Dark Horse

It will be fascinating to see how Moviesta fares on his debut for Eddie Lynam in the Diamond Jubilee Stakes at Royal Ascot.

During a three-year spell with Brian Smart, the five-year-old, which is partly owned by Harry Redknapp, never ran at the track.

However, he competed really well in decent sprints elsewhere last year, getting beaten a length by Lynam's Sole Power in the Nunthorpe and only half-a-length by Move In Time in the Prix de l'Abbaye.

Moviesta may be better over five furlongs than today's six, but it is significant that Lynam, who excels with sprinters, has opted to start him off in this.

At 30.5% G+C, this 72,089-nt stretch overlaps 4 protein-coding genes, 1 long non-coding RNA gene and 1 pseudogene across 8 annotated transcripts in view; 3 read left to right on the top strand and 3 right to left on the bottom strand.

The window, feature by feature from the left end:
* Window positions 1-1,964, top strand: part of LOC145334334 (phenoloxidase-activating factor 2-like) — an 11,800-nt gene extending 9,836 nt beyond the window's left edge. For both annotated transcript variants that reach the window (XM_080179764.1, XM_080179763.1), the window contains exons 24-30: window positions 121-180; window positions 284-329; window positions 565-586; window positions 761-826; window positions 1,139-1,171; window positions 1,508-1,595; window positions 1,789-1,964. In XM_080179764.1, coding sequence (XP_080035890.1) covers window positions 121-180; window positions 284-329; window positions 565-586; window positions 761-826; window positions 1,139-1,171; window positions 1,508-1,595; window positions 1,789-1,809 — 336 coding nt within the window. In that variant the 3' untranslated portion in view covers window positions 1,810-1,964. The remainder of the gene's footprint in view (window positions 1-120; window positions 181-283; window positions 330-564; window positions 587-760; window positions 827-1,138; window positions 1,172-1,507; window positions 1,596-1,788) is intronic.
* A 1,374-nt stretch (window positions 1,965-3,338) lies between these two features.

Lay Of The Day

Newera looks ripe for opposing at odds of around 7/4 in the concluding 10-furlong handicap at Haydock tonight

Tom Dascombe's Makfi three-year-old is on a hat-trick after doubling up here in grand style last month. He is nine pounds higher now, albeit his apprentice rider Patrick Vaughan takes seven pounds off his back. Nonetheless, he is stepping up in grade in a competitive contest.

A Little Each-Way

Given that Mahsoob is as low as 7/4 for the Wolferton, Godolphin's First Flight looks vastly overpriced at around 9/1.

The Saeed Bin Suroor-trained four-year-old was beaten less than a length by the favourite at York, yet he is five pounds better off with him here. James Doyle's mount is brilliantly consistent and loves fast ground, so it wouldn't be in the least bit surprising to see him pay on an each-way wager.